Peter Thiel is possibly another overhyped billionaire. His Thiel Fellowship program, which he started in 2014, produced mostly duds, because as it turns out, $100k does not get you that far when starting a tech company or almost any business, and the tradeoff of quitting college for $100k is terrible anyway (note: the money must be used to create a start-up or some sort of venture, not to be invested in index funds, which would be a better use of the money anyway). $100k doesn’t even cover the annual cost of a single developer, so little wonder it failed to produce many successes.

But Mr. Thiel was an early investor in Facebook, so doesn’t this disprove the thesis of this post? I don’t think so. Because when he got rich with those companies, it’s not like the public could invest. You had to have connections to invest in Facebook in 2005 when he did, or PayPal too. But now having gotten very rich, for reasons that elude me he’s promoting Bitcoin. But buying Bitcoin now is not at all like Buying Facebook in 2005-2010. The formula that he used to get rich does not apply to investing in Bitcoin, so this is bad advice on his part. Maybe in 2013 this would have been good advice, but Bitcoin is worth $700 billion still, more than even Facebook. The potential upside is considerably more limited compared to the potential downside. And unlike Facebook, Bitcoin does not in any way generate profits that can be returned to its investors in the form of dividends, buybacks, or shareholder equity. (Facebook in 2021 generated almost $40 billion in profits. Bitcoin? Zero.)

Barry Silbert is another. His Grayscale Bitcoin Trust has one stated objective, to track the price of Bitcoin, but has failed because the fund trades at a 30% discount. So investors who bought his fund lost money two-fold: from Bitcoin falling and then the fund lagging Bitcoin itself. Yet again we see a recurring pattern of billionaires getting rich as their clients, followers, investors, etc. lose. And second, billionaires being bad at their jobs, or at least not good enough to justify having so much money.

Although not a billionaire, Cathie Wood’s Ark innovation fund fell 50% in 2021 (versus 20% gains for the Nasdaq S&P 500), and in 2022 Ark was the worst performing fund in Q1. At best, it only generates beta, in that it acts as a leveraged version of the Nasdaq, not ‘alpha’. But what about 2020? Didn’t Ark do well? Yes, Ark has done so poorly recently that all of its post-Covid gains have been erased. Even as far back as 2019, Ark lags the S&P 500, only up 13% vs. 50% for the S&P 500 (which includes dividends; Ark pays no dividends):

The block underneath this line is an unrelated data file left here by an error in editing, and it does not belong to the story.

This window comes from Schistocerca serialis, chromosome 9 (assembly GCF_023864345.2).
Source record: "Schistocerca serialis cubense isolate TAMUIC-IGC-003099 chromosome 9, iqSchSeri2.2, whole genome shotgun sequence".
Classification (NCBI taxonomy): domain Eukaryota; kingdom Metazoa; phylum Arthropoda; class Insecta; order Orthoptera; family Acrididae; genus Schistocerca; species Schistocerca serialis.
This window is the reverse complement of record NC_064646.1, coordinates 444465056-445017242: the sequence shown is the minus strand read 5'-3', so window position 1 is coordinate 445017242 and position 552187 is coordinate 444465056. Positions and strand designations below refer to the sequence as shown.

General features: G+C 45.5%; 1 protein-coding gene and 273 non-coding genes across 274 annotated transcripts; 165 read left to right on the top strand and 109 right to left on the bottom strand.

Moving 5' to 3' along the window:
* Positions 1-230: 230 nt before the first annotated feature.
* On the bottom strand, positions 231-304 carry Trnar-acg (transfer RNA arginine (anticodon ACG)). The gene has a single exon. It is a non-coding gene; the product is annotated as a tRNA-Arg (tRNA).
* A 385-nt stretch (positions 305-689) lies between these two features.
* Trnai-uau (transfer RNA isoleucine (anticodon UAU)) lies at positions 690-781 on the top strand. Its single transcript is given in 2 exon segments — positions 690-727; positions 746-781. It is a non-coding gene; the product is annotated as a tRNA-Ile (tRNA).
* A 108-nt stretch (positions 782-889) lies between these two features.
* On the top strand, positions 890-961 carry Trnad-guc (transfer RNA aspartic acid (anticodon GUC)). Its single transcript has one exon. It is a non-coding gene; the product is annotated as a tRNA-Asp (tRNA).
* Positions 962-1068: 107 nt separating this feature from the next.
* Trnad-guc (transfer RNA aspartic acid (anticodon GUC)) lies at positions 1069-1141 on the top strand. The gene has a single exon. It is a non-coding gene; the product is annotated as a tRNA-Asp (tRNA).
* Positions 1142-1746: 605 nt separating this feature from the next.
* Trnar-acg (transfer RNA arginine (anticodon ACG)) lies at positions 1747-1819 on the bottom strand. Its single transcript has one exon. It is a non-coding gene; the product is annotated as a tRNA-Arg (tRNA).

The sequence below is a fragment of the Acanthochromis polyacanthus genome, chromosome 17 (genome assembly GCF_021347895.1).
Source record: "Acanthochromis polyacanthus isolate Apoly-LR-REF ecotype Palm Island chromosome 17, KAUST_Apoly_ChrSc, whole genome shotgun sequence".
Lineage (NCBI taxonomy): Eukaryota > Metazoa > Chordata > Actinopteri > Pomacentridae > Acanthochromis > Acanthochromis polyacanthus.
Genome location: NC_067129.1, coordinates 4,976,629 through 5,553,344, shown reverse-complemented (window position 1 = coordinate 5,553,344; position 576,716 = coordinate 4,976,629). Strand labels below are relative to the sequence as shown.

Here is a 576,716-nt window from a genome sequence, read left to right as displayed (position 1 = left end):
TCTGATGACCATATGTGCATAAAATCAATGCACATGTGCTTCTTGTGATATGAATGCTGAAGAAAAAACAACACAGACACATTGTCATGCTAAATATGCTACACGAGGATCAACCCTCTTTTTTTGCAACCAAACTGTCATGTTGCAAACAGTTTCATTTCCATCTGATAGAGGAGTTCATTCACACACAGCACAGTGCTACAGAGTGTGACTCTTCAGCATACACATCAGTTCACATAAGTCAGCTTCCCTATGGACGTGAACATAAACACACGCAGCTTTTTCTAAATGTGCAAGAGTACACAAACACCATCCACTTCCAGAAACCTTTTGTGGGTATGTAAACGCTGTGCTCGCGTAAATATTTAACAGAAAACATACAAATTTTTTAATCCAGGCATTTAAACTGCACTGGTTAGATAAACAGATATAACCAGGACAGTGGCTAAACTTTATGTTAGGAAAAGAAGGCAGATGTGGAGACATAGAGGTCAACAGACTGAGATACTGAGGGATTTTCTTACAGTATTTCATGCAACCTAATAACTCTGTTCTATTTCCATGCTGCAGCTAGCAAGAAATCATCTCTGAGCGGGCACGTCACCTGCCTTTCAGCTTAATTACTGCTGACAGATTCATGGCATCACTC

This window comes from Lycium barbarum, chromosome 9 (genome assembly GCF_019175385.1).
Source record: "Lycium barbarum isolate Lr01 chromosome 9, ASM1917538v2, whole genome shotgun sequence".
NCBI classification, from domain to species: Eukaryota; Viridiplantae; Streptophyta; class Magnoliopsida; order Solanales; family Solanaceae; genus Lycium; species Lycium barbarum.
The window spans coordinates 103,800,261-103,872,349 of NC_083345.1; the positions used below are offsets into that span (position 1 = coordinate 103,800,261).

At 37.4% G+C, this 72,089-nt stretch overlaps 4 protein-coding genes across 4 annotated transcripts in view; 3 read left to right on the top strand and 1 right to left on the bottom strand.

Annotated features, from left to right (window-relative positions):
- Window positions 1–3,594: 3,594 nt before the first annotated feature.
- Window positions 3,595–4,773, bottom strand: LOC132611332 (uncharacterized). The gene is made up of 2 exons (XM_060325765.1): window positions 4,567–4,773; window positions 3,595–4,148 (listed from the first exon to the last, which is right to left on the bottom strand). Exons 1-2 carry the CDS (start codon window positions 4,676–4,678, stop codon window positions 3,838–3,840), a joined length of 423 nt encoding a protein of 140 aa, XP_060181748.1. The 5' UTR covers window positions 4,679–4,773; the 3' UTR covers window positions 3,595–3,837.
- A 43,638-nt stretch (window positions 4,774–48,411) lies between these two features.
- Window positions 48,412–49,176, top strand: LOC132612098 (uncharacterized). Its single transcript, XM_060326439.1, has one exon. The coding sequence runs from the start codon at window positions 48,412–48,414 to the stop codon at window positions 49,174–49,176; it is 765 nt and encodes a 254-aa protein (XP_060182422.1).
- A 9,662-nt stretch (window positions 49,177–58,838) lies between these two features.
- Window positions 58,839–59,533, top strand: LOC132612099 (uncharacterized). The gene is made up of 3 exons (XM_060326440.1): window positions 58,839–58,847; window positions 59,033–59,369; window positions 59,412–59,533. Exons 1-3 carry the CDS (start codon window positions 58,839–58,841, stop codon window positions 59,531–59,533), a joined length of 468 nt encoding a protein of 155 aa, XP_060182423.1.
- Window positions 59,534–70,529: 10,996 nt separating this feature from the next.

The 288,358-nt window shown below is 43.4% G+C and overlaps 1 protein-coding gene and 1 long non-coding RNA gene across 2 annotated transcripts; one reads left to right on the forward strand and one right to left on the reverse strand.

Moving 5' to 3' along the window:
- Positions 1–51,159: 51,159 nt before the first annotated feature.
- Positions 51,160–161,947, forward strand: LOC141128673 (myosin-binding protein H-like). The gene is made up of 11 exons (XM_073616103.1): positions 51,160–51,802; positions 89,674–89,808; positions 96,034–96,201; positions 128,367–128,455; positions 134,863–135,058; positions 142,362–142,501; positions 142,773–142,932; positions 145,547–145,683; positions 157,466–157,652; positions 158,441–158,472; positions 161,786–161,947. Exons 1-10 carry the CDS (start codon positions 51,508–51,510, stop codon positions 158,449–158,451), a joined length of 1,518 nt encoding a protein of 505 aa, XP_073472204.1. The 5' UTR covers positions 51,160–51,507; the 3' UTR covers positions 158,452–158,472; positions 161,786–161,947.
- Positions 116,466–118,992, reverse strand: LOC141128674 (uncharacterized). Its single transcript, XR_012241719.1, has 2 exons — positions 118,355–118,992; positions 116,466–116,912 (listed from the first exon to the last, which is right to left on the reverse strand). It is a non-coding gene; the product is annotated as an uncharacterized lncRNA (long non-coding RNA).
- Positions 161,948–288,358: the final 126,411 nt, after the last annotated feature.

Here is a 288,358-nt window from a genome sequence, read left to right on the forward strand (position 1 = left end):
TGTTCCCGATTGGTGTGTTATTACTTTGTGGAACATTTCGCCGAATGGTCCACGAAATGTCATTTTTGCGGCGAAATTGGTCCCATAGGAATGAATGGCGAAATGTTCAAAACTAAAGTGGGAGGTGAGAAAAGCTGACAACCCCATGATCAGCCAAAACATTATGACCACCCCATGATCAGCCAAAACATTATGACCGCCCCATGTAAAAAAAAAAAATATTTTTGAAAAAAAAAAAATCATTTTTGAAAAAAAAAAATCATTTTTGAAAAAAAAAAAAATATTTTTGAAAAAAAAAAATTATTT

Mike Novogratz, like others on this list, has a remarkable ability to lose investors’ money and fail, but remain rich.

Ray Dalio overpaid? Yes, probably. There is this persistent economic mismatch in which people of only middling ability or no ability are rich beyond the pale.

Graber’s ‘bullshit jobs’ theory is not just limited to middle-management jobs: even billionaires are not immune. Billionaires seem to be only good at making themselves rich and staying rich, regardless of how poor their advice is or had badly their investments do. Just as it’s said, ‘what got you here won’t get you there,’ what made some overrated billionaire rich 10-20+ years ago won’t get you rich today.

2 comments

  1. “. . . because I had developed the HBD investing thesis . . .”, lol what?!

    Anyways, it’s always nice to read your stuff. Recommendation, you should check out Turd Flinging Monkey on Patreon. He allegedly gives really good investing advice. Would love to hear your opinion on his market analysis. You do unfortunately have to pay $5 a month to view it though. He’s been advocating commodities over that past couple months and supposedly he’s been doing pretty well.

  2. Looking for a low-cost index fund made up of corporations and startups with high IQ employees that reject all wokism and political correctness while trying to change the world with AI tech.

Leave a comment

Your email address will not be published.